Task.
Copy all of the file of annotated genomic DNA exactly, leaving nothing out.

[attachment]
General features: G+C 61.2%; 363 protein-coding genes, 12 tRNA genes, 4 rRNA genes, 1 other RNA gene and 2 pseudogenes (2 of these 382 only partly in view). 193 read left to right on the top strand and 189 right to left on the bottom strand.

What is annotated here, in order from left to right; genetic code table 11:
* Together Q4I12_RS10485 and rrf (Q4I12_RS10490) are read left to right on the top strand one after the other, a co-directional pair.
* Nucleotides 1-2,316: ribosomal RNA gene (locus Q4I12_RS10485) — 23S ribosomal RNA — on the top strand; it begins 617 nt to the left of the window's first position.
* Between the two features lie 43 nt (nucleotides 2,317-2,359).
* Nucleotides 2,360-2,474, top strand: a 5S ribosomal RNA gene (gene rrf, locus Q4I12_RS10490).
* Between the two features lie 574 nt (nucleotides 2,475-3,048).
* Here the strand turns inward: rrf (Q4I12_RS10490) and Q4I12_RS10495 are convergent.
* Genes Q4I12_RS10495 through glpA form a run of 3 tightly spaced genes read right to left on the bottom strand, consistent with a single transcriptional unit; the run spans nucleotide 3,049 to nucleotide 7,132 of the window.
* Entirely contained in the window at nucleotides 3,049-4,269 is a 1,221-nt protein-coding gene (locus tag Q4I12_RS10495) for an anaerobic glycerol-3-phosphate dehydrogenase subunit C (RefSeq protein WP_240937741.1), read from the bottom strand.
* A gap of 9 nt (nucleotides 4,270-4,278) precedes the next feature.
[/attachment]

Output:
General features: G+C 61.2%; 363 protein-coding genes, 12 tRNA genes, 4 rRNA genes, 1 other RNA gene and 2 pseudogenes (2 of these 382 only partly in view). 193 read left to right on the top strand and 189 right to left on the bottom strand.

What is annotated here, in order from left to right; genetic code table 11:
* Together Q4I12_RS10485 and rrf (Q4I12_RS10490) are read left to right on the top strand one after the other, a co-directional pair.
* Nucleotides 1-2,316: ribosomal RNA gene (locus Q4I12_RS10485) — 23S ribosomal RNA — on the top strand; it begins 617 nt to the left of the window's first position.
* Between the two features lie 43 nt (nucleotides 2,317-2,359).
* Nucleotides 2,360-2,474, top strand: a 5S ribosomal RNA gene (gene rrf, locus Q4I12_RS10490).
* Between the two features lie 574 nt (nucleotides 2,475-3,048).
* Here the strand turns inward: rrf (Q4I12_RS10490) and Q4I12_RS10495 are convergent.
* Genes Q4I12_RS10495 through glpA form a run of 3 tightly spaced genes read right to left on the bottom strand, consistent with a single transcriptional unit; the run spans nucleotide 3,049 to nucleotide 7,132 of the window.
* Entirely contained in the window at nucleotides 3,049-4,269 is a 1,221-nt protein-coding gene (locus tag Q4I12_RS10495) for an anaerobic glycerol-3-phosphate dehydrogenase subunit C (RefSeq protein WP_240937741.1), read from the bottom strand.
* A gap of 9 nt (nucleotides 4,270-4,278) precedes the next feature.